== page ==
Tuesday, September 01, 2009

My Favorite Film of 2009

Quentin Tarantino’s latest, Inglourious Basterds, will disappoint if you’re looking for the sequel to Pulp Fiction. You’ll get your fix of violence—but the strengths of this film are rooted in its masterful dialogue and storytelling, making it one of, if not the greatest revenge fantasies ever told.

Bill, of Tarantino’s last film Kill Bill, is a pretty nasty foe. He asks Beatrix, “Do you find me sadistic?” before he blows her brains out and steals her baby. We root for her as she slashes through person after person to get to Bill. In the end of Volume 2, when she lies weeping from joy on the hotel bathroom floor, we laugh and cry with her. But Tarantino’s taken it one step further in his genre of villain. This time, it’s the Nazis. And instead of going through a middleman, namely, the Allies, to ensure that the scum get their comeuppance, Tarantino has handed the sword (or, in this case, the baseball bat) directly to the Jews. What ensues is the most exciting movie I’ve seen in years.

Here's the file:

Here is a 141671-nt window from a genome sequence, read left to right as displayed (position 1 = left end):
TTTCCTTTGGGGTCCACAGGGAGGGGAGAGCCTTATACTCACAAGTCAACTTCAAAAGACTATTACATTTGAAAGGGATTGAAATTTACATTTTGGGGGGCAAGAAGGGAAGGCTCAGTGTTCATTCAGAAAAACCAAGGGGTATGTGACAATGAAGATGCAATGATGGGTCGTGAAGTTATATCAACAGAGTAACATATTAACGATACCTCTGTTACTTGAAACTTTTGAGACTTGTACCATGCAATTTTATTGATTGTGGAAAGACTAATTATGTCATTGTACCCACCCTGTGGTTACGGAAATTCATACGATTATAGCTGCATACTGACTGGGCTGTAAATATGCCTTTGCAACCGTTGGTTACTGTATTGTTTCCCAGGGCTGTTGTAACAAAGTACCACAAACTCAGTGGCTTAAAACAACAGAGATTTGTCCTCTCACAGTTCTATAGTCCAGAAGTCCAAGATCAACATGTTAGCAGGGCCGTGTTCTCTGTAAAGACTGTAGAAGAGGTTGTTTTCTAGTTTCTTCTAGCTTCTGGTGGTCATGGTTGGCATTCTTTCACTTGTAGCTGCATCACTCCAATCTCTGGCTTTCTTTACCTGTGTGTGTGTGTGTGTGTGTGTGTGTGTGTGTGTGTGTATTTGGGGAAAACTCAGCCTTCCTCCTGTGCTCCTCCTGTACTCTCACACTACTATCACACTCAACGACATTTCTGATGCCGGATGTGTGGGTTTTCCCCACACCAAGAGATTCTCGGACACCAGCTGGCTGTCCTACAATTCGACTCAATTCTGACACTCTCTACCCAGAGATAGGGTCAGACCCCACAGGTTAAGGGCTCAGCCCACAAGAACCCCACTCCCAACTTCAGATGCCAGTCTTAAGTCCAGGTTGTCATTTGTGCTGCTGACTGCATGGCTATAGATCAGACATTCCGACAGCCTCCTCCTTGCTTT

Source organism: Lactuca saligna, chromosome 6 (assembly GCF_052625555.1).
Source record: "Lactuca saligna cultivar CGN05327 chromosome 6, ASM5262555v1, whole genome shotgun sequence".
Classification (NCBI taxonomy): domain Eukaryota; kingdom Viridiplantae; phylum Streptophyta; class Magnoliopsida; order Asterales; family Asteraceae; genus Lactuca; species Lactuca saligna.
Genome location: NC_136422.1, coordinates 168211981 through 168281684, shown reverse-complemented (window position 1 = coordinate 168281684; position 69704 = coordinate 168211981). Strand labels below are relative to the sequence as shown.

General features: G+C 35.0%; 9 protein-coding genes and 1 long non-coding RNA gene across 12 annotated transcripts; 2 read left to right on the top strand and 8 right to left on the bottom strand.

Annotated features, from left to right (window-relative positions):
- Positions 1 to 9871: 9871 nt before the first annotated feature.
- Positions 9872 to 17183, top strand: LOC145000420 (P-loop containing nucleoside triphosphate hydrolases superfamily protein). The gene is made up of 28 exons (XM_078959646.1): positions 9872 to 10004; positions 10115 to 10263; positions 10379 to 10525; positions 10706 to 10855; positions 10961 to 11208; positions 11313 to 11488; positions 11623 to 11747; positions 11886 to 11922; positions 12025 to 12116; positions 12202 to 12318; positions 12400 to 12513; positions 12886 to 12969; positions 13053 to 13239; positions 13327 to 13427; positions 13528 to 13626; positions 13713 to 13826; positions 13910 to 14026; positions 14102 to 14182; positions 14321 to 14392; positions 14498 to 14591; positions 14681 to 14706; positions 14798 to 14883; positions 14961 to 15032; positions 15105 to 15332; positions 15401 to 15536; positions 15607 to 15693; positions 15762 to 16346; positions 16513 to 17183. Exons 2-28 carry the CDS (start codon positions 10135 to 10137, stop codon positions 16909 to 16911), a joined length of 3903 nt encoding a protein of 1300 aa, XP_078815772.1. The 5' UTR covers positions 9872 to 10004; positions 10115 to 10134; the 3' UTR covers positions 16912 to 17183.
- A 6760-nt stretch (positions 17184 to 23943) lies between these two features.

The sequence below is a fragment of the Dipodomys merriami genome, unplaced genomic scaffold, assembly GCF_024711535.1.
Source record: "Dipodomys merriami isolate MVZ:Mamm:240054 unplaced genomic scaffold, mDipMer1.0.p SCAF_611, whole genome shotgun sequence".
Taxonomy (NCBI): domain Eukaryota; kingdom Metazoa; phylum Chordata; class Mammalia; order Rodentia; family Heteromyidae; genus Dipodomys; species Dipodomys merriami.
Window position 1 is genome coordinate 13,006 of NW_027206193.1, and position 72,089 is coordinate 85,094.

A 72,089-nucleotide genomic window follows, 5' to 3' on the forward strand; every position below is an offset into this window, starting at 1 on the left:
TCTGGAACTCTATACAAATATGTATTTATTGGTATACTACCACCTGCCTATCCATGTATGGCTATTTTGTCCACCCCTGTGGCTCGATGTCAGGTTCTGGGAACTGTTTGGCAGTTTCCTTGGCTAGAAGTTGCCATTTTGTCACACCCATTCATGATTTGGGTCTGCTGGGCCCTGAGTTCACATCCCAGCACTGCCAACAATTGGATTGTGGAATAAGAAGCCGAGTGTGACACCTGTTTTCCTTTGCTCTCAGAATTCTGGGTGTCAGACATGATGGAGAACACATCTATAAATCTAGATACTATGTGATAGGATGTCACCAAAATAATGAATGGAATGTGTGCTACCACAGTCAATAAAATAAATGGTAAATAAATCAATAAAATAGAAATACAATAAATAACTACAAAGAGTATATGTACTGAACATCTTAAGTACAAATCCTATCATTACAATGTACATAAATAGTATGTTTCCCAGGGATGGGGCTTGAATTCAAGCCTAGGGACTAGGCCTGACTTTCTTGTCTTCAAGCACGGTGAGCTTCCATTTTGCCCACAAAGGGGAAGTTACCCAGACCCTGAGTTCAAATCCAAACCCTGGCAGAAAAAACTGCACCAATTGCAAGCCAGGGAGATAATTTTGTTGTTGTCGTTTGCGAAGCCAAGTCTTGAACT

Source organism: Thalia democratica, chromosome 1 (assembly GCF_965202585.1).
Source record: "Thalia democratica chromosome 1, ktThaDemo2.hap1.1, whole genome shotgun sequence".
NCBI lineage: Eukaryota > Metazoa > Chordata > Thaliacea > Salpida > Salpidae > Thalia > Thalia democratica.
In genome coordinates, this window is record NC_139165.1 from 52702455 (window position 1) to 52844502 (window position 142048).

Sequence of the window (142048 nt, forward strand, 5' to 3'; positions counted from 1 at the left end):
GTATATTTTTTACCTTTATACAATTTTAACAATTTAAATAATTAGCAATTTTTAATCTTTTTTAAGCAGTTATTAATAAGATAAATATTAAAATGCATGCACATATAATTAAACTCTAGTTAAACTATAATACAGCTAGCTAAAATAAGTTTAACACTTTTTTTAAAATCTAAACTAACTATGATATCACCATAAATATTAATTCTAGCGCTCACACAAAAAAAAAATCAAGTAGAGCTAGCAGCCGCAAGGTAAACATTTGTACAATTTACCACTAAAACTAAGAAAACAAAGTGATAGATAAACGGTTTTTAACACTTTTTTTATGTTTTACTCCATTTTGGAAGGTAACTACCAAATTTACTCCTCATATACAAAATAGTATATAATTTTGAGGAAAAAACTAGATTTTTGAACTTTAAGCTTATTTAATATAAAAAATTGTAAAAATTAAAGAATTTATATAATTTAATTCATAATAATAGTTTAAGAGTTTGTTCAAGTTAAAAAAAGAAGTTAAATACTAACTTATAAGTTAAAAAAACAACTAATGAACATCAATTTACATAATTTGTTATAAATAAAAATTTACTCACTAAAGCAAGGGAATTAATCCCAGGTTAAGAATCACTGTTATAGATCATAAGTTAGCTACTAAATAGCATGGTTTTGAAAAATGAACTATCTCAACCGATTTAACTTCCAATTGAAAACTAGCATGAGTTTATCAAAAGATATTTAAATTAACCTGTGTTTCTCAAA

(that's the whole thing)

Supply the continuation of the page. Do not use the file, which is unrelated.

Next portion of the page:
The opening scene of this film is the perfect example of suspense—it’s agony to watch, but you’re totally incapable of not watching. Hans Landa, colonel of the SS, arrives on a French farm to tell the owner that his house needs to be searched, again, for Jews. Landa’s manipulation of the English language is so deft that it wears the farmer down, word by word, until he eventually must give up the ghost. It’s a terrifying sequence, and only proves that Tarantino’s talent not only lies in his ability to mix violence and humor, but his dialogue, which has the uncanny ability to seem completely realistic, and alien at same time.

Unforgettable performances from Christoph Waltz, who will undoubtedly be nominated for an Oscar, Brad Pitt, Mélanie Laurent, Michael Fassbender, and practically the entire cast, coupled with an insane attention to detail in costume and art direction has made WWII into a Western, complete with trading card heroes and heroines. But in respect to its nasty history, the ending of this film can only be described as pure, unadulterated catharsis. Bravo Tarantino. Bravo.


Mary-Laure said...

This is the first thing I read that made me want to see this...

Rutila said...

Yes, yes, yes, completely agree.